Nicholas Berdyaev wrote a book called The Bourgeois Mind, a title that is intriguing because it encompasses so much of modernity, from Bovary, to Babbitt, to Thorston Veblen’s notion of conspicuous consumption. But any lab examination of a bourgeois mind preserved in formaldehyde would surely demonstrate that the oppressed populace Frantz Fanon describes in The Wretched of the Earth has no monopoly on dissatisfaction. H. Rap Brown once said that “violence is as American as cherry pie.” So is rebellion. The flappers of the Jazz age gave way to the nice girls who fell for rebels and criminals. The Jean Seberg character in Godard’s Breathless is the prototypical American innocent who falls for the criminal. What was a nice Jewish girl like Hettie Cohen doing with the proto black nationalist who was to change his name from LeRoi Jones to Amiri Baraka? Read her memoir, How I Became Hettie Jones. Today white suburban kids constitute the biggest audience for the violent lyrics of rappers like Snoop Doggy Dog.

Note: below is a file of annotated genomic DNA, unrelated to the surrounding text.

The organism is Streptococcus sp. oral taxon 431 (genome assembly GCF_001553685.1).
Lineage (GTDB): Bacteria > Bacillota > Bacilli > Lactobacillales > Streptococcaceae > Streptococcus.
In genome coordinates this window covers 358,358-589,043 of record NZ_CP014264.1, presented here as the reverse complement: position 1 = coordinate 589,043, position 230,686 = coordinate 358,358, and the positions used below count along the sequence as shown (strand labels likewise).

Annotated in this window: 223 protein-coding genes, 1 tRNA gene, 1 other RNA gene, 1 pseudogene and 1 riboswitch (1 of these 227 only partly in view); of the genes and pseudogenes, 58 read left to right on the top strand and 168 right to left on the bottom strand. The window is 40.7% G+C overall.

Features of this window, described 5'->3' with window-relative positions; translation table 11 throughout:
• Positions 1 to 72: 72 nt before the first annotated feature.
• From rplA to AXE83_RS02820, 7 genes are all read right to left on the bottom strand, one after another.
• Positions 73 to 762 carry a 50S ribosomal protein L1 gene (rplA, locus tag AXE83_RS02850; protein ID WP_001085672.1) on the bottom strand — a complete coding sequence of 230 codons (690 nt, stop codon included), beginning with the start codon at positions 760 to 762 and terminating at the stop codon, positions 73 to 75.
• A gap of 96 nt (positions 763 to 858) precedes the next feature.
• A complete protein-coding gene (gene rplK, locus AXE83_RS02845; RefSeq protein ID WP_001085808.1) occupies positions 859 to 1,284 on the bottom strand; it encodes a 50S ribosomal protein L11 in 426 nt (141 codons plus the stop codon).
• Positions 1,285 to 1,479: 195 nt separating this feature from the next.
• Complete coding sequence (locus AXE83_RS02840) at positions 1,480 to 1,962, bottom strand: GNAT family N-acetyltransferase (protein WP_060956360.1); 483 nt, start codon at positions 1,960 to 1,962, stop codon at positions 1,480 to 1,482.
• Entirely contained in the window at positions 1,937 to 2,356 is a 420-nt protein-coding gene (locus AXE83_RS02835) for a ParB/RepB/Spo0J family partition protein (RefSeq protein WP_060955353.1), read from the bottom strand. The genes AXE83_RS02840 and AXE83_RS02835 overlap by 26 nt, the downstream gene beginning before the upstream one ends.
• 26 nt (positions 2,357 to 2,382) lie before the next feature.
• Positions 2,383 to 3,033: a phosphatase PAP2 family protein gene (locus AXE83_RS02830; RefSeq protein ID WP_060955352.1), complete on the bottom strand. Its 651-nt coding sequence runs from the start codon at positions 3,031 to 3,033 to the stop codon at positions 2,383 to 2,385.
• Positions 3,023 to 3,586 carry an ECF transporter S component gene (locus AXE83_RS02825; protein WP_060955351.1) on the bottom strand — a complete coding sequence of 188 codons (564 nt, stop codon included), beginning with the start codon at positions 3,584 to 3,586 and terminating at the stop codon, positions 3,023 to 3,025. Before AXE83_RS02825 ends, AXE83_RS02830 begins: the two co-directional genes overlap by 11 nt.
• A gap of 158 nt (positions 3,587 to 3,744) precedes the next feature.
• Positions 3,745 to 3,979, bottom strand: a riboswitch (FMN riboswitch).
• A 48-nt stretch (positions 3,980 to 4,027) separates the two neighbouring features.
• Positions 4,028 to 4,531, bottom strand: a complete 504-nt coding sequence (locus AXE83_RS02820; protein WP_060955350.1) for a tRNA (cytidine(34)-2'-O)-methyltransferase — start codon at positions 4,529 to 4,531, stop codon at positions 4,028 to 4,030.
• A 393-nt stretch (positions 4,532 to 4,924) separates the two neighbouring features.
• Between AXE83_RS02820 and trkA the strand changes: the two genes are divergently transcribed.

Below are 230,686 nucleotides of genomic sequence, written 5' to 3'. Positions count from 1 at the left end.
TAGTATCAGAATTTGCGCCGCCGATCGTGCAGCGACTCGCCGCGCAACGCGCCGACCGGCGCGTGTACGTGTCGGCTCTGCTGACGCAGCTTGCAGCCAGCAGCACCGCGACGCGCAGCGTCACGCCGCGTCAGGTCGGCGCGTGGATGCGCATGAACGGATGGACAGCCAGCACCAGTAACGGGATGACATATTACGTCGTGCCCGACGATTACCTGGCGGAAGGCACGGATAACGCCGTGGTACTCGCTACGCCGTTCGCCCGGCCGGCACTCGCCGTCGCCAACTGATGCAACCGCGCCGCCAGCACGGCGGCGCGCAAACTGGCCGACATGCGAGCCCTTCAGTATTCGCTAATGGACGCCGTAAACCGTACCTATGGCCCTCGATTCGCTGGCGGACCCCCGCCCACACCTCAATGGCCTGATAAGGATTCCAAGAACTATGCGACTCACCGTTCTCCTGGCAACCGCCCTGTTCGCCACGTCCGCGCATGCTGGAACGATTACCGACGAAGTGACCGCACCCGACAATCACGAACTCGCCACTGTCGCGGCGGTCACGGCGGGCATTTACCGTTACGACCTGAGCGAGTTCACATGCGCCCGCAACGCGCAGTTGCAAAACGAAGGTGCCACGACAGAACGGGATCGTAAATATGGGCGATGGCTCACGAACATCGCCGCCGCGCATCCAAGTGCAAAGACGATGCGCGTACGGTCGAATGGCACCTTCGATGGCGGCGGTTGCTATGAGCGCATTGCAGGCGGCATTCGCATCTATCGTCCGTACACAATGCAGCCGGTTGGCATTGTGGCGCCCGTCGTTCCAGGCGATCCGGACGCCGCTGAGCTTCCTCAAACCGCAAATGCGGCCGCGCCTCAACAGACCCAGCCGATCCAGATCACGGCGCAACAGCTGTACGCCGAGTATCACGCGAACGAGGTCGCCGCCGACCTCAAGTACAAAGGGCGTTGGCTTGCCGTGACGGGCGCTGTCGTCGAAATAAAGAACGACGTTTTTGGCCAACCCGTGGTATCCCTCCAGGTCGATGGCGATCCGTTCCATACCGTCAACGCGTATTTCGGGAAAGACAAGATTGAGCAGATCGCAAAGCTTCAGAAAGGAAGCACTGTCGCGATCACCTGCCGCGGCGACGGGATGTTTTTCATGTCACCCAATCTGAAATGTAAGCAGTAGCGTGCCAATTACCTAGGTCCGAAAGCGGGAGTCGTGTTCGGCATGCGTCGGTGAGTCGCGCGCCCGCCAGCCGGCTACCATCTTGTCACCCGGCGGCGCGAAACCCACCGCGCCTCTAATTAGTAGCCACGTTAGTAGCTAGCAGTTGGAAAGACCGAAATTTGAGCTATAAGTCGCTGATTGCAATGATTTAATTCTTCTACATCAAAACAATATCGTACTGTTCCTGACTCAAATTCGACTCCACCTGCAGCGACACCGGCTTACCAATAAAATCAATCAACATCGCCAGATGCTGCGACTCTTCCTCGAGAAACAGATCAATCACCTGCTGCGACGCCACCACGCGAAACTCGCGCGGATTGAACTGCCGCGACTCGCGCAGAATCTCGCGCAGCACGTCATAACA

In The Loneliness of the Long Distance Runner and Saturday Night and Sunday Morning, the British novelist Alan Sillitoe distilled England’s class hatred for dissatisfied sixties baby boomers who enjoyed all the advantages of an emerging prosperity. Sillitoe, who died this past Sunday, April 25, created a crucible of class consciousness that fueled the revolutionary aspirations of a whole generation of youthful Americans, whose art house excursions (both Loneliness and Saturday Night were made into classic movies with such cinema greats as Tom Courtenay, Albert Finney, and Rachel Rogers) to theatres like the Paris and the Thalia in Manhattan provided the launching pad for rioting against what they deemed to be the empty values and aspirations of their parents. John Osborne is one of the few “angry young men” whose message seems to survive its periodicity. Osborne’s Look Back in Anger is still occasionally performed, and Jimmy Porter has achieved iconic status in the pantheon of rebels whose cause was basically life. Yet the gritty world out of which Sillitoe came, and from which his writing provided an escape, left an indelible imprint on the sons and daughters of an age of prosperity who were contriving their own escape—in this case from the hard won comforts of the merchant and professional class.
[This was originally posted to The Screaming Pope, Francis Levy's blog of rants and reactions to contemporary politics, art and culture.]